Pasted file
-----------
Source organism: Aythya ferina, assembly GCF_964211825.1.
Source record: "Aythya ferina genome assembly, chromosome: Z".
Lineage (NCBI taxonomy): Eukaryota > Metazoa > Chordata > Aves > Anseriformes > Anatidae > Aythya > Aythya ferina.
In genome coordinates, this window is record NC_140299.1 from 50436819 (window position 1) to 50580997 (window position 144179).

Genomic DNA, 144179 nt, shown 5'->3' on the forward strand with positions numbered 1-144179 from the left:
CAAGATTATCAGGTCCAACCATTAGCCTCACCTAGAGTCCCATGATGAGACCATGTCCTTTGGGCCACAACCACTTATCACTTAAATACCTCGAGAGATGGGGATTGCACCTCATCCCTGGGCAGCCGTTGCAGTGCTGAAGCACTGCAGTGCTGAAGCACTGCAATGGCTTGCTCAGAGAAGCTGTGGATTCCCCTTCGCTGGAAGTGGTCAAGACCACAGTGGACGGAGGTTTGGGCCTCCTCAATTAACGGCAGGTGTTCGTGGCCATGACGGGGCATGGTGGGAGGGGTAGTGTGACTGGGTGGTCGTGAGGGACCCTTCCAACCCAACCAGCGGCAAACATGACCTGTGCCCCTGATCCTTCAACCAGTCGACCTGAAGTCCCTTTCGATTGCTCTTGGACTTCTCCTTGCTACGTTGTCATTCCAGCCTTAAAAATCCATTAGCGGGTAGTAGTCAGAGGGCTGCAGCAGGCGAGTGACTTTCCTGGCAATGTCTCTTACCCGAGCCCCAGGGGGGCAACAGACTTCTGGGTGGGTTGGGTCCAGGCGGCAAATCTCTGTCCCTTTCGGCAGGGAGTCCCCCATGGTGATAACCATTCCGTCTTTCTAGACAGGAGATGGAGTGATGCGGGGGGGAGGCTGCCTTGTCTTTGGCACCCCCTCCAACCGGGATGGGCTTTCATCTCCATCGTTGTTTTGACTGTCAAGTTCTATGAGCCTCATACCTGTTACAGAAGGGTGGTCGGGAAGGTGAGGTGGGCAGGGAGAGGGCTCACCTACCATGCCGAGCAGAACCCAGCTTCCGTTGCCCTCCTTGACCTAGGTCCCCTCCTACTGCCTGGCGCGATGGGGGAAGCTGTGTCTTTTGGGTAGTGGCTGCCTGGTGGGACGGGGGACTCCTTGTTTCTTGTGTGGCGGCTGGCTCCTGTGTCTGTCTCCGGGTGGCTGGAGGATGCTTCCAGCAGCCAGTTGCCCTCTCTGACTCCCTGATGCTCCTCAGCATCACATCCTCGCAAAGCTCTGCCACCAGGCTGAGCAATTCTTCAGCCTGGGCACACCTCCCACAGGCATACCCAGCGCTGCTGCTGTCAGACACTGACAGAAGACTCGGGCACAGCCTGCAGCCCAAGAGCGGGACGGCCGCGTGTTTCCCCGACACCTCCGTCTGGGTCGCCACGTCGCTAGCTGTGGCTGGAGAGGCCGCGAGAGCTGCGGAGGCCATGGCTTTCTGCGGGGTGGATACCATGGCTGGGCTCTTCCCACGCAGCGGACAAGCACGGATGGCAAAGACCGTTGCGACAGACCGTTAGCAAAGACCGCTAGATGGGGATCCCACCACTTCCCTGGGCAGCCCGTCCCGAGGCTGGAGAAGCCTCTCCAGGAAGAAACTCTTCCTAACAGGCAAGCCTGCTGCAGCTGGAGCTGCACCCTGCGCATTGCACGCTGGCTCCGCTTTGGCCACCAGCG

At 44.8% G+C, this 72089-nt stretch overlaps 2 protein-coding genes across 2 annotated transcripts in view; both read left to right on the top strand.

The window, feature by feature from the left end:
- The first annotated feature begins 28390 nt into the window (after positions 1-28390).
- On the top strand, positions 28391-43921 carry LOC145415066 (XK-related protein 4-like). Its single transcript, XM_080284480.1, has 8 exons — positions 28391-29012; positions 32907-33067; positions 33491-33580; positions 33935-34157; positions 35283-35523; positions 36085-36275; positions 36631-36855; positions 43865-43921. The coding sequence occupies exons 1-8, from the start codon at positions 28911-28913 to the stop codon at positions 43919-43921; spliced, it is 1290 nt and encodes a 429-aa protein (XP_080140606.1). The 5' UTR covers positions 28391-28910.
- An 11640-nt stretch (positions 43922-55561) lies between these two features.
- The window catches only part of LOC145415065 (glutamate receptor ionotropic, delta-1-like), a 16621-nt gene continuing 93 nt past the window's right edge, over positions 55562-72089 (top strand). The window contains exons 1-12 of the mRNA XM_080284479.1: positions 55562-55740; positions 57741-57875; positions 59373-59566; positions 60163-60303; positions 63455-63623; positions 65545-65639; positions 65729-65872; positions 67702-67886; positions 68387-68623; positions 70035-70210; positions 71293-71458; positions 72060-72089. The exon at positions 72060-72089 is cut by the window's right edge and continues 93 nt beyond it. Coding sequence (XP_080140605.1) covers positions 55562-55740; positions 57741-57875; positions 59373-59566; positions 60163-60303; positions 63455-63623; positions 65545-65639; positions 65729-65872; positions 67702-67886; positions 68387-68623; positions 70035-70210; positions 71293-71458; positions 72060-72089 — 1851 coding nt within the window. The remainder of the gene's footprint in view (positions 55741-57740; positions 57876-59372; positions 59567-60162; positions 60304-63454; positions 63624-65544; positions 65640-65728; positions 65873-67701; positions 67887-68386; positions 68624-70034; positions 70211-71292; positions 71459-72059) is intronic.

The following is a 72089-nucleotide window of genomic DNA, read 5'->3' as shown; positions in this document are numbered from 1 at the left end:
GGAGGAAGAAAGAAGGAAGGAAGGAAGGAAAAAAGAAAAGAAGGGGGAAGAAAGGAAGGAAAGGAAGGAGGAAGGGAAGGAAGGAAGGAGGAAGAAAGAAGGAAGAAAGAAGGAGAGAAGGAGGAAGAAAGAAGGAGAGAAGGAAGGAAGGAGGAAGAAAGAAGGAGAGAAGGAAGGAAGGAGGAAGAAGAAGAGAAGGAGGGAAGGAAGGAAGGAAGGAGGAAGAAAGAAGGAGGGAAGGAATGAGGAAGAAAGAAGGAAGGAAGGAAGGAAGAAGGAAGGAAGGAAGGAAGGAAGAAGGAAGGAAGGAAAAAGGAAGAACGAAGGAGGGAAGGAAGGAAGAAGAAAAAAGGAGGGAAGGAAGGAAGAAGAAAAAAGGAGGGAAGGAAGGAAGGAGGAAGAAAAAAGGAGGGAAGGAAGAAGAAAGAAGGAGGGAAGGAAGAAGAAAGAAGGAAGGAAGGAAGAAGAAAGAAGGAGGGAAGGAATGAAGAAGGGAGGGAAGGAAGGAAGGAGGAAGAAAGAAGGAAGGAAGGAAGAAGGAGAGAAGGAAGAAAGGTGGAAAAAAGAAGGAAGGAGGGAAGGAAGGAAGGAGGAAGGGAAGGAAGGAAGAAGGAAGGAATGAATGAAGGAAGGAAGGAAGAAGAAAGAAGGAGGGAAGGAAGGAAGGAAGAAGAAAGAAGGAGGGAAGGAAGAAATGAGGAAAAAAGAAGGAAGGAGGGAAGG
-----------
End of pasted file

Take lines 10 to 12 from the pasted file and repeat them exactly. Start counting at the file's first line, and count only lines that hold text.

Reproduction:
- On the top strand, positions 28391-43921 carry LOC145415066 (XK-related protein 4-like). Its single transcript, XM_080284480.1, has 8 exons — positions 28391-29012; positions 32907-33067; positions 33491-33580; positions 33935-34157; positions 35283-35523; positions 36085-36275; positions 36631-36855; positions 43865-43921. The coding sequence occupies exons 1-8, from the start codon at positions 28911-28913 to the stop codon at positions 43919-43921; spliced, it is 1290 nt and encodes a 429-aa protein (XP_080140606.1). The 5' UTR covers positions 28391-28910.
- An 11640-nt stretch (positions 43922-55561) lies between these two features.
- The window catches only part of LOC145415065 (glutamate receptor ionotropic, delta-1-like), a 16621-nt gene continuing 93 nt past the window's right edge, over positions 55562-72089 (top strand). The window contains exons 1-12 of the mRNA XM_080284479.1: positions 55562-55740; positions 57741-57875; positions 59373-59566; positions 60163-60303; positions 63455-63623; positions 65545-65639; positions 65729-65872; positions 67702-67886; positions 68387-68623; positions 70035-70210; positions 71293-71458; positions 72060-72089. The exon at positions 72060-72089 is cut by the window's right edge and continues 93 nt beyond it. Coding sequence (XP_080140605.1) covers positions 55562-55740; positions 57741-57875; positions 59373-59566; positions 60163-60303; positions 63455-63623; positions 65545-65639; positions 65729-65872; positions 67702-67886; positions 68387-68623; positions 70035-70210; positions 71293-71458; positions 72060-72089 — 1851 coding nt within the window. The remainder of the gene's footprint in view (positions 55741-57740; positions 57876-59372; positions 59567-60162; positions 60304-63454; positions 63624-65544; positions 65640-65728; positions 65873-67701; positions 67887-68386; positions 68624-70034; positions 70211-71292; positions 71459-72059) is intronic.